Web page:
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Christine Keeler: The Truth at Last Hardcover – 23 Feb 2001
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For Philip Larkin, sexual intercourse may have begun in 1963, but for many, particularly government ministers, spies and 19-year-old models such as Christine Keeler, it was already in full swing. Swingers of all political persuasion indulged in antics of all persuasions: heady stuff, but destined for scandal, and victims. Keeler, in this ghostwritten autobiography, makes very plain that she believes herself to have been made the biggest scapegoat for a scandal publicly about impropriety, but behind heavy doors about espionage. Already the author of several books on the affair, only now is she revealing her complete account of what occurred before and after she had sex with a government minister and a Russian spy in the same week. And it's not without irony that the publisher is Macmillan.
In a sense, it's hard to appreciate the anger Keeler still obviously harbours, but it must be even harder to be her. Beautiful perhaps beyond her means, despite the frenzy of free love her story is luridly, unflaggingly bleak. An abortion at 16, held captive and raped twice by an infatuated madman, shot at by a jealous lover, imprisoned for perjury, disowned by her mother and one of her sons, the rest of her life saw her bear a stigma that resulted in men thinking her an easy proposition, and society shunning her. The new truths are, essentially, that she became pregnant by Profumo, that M15 chief Roger Hollis, was, if not the Fifth Man, then "certainly in the top 10", and that Stephen Ward, the Svengali osteopath, was a Russian spy who tried to kill her. Her most damning verdict, though, is on Lord Denning, appointed to investigate the scandal, whom she claims ignored her evidence as part of an official cover-up operation that damned her as a prostitute and the affair as a sex rather than security issue. The official papers will remain locked up until 2046, and until then, Keeler's truth will appear both plausible and frustratingly unverifiable. Her decision not to let sleeping dogs lie--because they lie and lie, she says--resurrects a story of original sin that remains, in an era of sleaze, relentlessly beguiling, even if, as she concludes, "I have survived and possibly I should not hope for more than that." --David Vincent
If the details of the scandal itself are hazy to some, the famous photograph of Christine Keeler astride that chair is not. To re-cap: when she was 19, Keeler became involved both with Minister of War John Profumo and a Russian attach . When it became public, Profumo was forced to resign and the scandal undermined the Macmillan government. Keeler was jailed for six months and on her release her life was never the same. There have been other "biographies" of course, but only now - with both the passage of the years and the release of certain MI5 files - does she at last feel she can tell the "real" story. The publisher isn't releasing details yet because of the newspaper serialisation, but the involvement of the KGB and CIA are both discussed by Keeler. It is likely to be the familiar tale of the powerless and poor individual being used by the powerful Establishment.See all Product description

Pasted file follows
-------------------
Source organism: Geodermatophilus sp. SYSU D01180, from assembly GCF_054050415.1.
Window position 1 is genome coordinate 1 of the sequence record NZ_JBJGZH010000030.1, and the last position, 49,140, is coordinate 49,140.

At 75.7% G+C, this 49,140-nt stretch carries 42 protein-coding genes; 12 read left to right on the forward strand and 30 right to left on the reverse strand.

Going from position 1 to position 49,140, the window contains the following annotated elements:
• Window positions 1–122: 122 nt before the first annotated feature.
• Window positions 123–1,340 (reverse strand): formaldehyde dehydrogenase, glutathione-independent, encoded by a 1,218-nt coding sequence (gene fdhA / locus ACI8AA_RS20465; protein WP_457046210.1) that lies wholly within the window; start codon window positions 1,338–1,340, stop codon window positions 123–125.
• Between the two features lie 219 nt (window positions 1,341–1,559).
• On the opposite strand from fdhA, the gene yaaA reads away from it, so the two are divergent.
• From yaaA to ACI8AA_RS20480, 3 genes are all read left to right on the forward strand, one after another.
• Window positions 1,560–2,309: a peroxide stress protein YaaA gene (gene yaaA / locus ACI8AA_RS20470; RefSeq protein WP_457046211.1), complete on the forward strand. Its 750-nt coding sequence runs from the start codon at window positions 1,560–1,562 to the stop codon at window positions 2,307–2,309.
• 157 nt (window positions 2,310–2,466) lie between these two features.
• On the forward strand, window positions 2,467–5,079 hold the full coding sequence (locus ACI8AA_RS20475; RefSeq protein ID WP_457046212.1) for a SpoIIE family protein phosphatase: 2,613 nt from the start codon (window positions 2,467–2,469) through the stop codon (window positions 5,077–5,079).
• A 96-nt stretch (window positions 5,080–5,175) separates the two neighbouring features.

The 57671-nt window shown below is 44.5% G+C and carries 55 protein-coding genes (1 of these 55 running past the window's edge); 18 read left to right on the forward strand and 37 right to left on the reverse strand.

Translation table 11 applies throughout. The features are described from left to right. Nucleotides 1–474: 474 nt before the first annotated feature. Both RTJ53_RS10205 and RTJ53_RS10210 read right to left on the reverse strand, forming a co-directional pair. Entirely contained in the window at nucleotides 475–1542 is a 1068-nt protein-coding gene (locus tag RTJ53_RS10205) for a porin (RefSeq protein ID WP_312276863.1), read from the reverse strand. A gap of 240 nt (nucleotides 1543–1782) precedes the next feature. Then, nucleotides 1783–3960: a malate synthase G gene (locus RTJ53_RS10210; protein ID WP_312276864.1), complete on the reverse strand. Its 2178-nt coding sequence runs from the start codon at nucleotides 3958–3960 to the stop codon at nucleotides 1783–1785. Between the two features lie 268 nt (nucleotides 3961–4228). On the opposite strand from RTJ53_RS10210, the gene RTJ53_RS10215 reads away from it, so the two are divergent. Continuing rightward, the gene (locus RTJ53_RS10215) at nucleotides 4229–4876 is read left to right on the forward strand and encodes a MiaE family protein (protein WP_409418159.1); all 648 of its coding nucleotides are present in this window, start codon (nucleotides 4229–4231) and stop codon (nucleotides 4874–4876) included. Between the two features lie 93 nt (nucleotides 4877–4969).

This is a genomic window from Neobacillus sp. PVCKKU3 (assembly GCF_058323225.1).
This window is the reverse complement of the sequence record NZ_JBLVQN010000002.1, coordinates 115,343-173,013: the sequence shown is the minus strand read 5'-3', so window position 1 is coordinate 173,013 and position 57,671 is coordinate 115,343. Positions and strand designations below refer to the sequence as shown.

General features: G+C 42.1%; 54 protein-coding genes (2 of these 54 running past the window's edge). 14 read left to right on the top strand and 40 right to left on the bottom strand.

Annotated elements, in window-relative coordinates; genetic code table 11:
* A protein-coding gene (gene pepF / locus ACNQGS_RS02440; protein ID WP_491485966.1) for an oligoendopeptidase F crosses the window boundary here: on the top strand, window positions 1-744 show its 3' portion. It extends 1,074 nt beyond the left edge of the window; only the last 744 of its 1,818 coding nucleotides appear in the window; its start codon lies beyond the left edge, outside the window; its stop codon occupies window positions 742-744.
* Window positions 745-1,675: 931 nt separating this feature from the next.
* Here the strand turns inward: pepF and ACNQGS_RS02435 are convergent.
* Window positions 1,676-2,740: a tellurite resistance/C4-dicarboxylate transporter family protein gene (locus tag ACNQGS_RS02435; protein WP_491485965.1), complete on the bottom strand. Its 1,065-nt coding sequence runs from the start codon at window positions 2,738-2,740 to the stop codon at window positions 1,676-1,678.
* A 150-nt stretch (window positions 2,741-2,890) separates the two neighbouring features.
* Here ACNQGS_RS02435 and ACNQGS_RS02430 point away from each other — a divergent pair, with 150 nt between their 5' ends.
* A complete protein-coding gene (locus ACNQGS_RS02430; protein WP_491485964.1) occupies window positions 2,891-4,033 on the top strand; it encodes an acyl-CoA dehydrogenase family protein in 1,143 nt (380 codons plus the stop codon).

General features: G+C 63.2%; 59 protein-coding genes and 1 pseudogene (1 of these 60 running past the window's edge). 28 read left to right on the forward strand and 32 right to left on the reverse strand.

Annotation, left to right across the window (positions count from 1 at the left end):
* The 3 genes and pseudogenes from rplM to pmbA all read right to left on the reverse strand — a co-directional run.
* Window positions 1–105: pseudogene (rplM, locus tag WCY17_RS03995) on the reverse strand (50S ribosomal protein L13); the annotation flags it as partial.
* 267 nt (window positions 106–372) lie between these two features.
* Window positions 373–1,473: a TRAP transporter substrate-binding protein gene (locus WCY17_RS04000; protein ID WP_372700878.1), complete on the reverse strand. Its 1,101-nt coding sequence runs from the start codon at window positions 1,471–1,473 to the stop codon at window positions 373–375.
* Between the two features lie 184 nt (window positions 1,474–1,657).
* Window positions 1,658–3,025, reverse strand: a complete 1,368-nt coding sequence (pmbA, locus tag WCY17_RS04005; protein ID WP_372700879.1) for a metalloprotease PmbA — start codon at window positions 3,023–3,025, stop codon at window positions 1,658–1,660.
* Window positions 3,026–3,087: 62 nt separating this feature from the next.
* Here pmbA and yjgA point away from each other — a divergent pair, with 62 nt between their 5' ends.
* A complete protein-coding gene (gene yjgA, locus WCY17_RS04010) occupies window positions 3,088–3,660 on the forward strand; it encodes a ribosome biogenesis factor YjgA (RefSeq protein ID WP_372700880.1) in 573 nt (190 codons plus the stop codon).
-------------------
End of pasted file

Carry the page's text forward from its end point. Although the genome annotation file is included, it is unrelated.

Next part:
Top Customer Reviews
A case of unjust gender bias is how the establishment for some of the men involved in the scandal to be rehabilitated but not Christine Keeler
She was swept into a world beyond her control at 16 and is a victim of what today we call 'slut shaming' Slut shaming should be done away with in this day and age but alas still persists
Most Recent Customer Reviews
Well written,tells the facts,and leaves you to judge for yourself. Would recommend.A piece of modern British history. this book was good value.Published on 28 April 2014 by D. G. Markieluk
Made for an interesting read and certainly put a different slant onto the information the press fed us in the sixties. To be recommended.Published on 21 Dec. 2013 by PROF DE FRANCAIS
What a great book, true, scandalous, gritty and amazing. I had been after this book with no luck and purchased this used one, which was in great condition considering. Read morePublished on 17 April 2012 by joanne
That Stephen Ward's conviction for 'living on immoral earnings' was a miscarriage of justice is not revelatory. Read morePublished on 25 Sept. 2010 by Strangerbird
Reads as spoken from the heart. She was a pawn in the political game - as was Stephen Ward. Not blameless but a scapegoat. The mighty were not allowed to fall.Published on 5 Oct. 2009 by P. Argent